Distribution and habitat suitability of Threatened and Migratory marine species in northern Australia

Vinay Udyawer, Michele Thums, Luciana C. Ferreira, Viv Tulloch, Peter M. Kyne

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Abstract

The North Marine Bioregion is home to a diversity of threatened and data-poor marine species. In the absence of critical data on species’ distributions, population connectivity, and essential habitat, decision-making to progress the current ‘Developing the North’ agenda has the potential to negatively impact Matters of National Environmental Significance. Following the report of the NESP Marine Biodiversity Hub Project Project A12 – Australia’s Northern Seascape (Phase 1), which highlighted where gaps in knowledge are limiting the ability to understand the potential impacts of future development, Phase 2 of Project A12 – Australia’s Northern Seascape includes a component on modelling and mapping Threatened and Migratory marine species distributions. This was undertaken for 16 priority Threatened and Migratory marine species (Table 1) listed by the Environment Protection and Biodiversity Conservation Act 1999 (EPBC Act) through a collaborative process with data custodians to compile and analyse existing spatial data. The focus area was the North Marine Region, which consists of the waters offshore from the Northern Territory to the EEZ edge, and east to the coast of Queensland including the northern tip of Cape York and waters of the Gulf of Carpentaria and where possible, we expanded the analysis beyond this region. The objective of the project was to improve the current data-poor species distribution maps held by the Department of Agriculture, Water and the Environment (DAWE) to assist with policy decisions related to these species.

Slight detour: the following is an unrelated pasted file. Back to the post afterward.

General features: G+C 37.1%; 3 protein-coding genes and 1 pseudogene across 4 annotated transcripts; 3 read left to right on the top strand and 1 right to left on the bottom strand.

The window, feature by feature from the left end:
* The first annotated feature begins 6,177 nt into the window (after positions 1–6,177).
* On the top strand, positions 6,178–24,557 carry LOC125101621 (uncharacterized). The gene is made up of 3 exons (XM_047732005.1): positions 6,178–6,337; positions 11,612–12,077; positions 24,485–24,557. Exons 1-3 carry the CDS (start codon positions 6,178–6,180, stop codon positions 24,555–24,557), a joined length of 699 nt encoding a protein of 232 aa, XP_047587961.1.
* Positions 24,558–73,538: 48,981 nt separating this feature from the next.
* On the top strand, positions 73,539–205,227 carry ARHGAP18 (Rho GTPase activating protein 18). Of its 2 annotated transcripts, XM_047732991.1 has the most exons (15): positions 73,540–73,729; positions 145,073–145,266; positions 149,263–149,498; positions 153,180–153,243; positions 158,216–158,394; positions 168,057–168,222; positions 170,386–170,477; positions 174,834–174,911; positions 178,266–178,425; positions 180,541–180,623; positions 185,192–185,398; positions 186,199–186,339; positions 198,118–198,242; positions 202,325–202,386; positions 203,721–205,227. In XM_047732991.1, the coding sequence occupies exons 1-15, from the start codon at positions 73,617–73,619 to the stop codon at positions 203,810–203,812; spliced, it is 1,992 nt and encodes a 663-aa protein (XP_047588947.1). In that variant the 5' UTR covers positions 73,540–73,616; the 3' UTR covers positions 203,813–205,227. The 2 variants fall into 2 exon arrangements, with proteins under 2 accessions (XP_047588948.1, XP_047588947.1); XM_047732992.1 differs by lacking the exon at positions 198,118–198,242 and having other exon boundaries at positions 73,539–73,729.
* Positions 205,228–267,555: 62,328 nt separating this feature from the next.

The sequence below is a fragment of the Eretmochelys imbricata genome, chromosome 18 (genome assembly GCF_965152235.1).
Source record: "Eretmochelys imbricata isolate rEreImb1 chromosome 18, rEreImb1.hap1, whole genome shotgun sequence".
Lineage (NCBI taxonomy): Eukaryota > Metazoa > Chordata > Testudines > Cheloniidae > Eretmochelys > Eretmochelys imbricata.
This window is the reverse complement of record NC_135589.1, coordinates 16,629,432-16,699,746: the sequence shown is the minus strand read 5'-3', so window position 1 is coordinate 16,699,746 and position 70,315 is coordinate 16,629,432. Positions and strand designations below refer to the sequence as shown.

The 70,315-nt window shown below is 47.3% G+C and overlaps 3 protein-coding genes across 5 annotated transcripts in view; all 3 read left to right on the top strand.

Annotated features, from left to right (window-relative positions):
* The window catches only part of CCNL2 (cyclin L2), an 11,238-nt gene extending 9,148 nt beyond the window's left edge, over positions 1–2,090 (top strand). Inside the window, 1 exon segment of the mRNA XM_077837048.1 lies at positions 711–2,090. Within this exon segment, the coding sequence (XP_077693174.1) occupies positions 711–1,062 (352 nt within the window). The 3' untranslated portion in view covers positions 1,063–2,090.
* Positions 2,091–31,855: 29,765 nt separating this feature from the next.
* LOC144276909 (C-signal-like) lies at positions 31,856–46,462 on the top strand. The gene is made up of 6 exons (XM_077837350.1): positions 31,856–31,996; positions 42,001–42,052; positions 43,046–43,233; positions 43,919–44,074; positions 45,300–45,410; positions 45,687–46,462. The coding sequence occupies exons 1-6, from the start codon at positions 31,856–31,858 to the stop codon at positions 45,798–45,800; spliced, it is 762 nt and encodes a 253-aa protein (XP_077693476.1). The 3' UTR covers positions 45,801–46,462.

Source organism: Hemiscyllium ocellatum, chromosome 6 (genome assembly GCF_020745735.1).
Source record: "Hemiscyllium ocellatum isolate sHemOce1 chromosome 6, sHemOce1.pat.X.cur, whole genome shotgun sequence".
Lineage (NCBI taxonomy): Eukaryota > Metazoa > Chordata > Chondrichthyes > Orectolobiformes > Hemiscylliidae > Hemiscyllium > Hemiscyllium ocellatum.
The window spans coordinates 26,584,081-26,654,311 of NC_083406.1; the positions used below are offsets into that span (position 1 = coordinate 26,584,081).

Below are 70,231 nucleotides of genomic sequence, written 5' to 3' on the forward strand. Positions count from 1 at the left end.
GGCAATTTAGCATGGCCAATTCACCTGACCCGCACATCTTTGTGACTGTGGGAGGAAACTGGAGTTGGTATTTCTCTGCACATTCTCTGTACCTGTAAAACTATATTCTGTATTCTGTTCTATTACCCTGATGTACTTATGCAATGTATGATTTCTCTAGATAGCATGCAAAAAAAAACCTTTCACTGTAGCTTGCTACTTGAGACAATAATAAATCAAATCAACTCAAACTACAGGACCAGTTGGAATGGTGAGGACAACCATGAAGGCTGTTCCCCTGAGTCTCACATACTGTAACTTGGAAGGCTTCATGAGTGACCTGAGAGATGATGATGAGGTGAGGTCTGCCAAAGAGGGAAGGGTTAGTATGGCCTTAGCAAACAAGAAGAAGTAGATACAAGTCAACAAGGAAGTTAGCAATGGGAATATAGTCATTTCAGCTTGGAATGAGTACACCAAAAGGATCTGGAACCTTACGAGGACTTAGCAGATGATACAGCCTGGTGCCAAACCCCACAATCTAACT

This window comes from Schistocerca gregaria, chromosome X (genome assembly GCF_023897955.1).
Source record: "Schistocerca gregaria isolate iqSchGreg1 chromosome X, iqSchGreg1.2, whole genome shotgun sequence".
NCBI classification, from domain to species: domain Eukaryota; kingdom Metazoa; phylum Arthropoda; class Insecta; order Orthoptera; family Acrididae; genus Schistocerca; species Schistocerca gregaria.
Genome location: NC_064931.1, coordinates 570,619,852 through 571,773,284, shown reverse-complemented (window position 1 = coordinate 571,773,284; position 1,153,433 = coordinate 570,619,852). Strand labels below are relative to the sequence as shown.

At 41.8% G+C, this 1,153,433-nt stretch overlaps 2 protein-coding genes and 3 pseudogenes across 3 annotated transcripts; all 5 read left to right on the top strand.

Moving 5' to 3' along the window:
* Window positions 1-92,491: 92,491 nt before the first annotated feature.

To predict suitable habitat where species are likely to occur, we used a spatial distribution modelling approach (Maxent and GAMM) based on presence data from the compiled spatial datasets (121 in total) for these species and associated, remotely sensed environmental variables. The output is a series of more detailed and data driven distribution maps than are currently available at this scale that will enhance decision-makers’ ability to assess potential impacts of development proposals in Northern Australia under the EPBC Act. Maps of the modelled species distribution (not the raw data) were made publicly available through the NESP Marine Biodiversity Hub’s (MBH) website and the Australian Ocean Data Network (AODN). Where data sharing agreements have allowed (the majority of cases), we have provided a copy of the raw data used in the models to the DAWE for inclusion in the Species Profile and Threats (SPRAT) database that stores information on species and ecological communities listed under the EPBC Act for use in their future management of Threatened and Migratory marine species.
Original languageEnglish
Place of PublicationHobart
PublisherNational Environmental Research Program Marine Biodiversity Hub
Commissioning bodyNational Environmental Science Program, Marine Biodiversity Hub.
Number of pages112
Publication statusPublished - 30 Jun 2021

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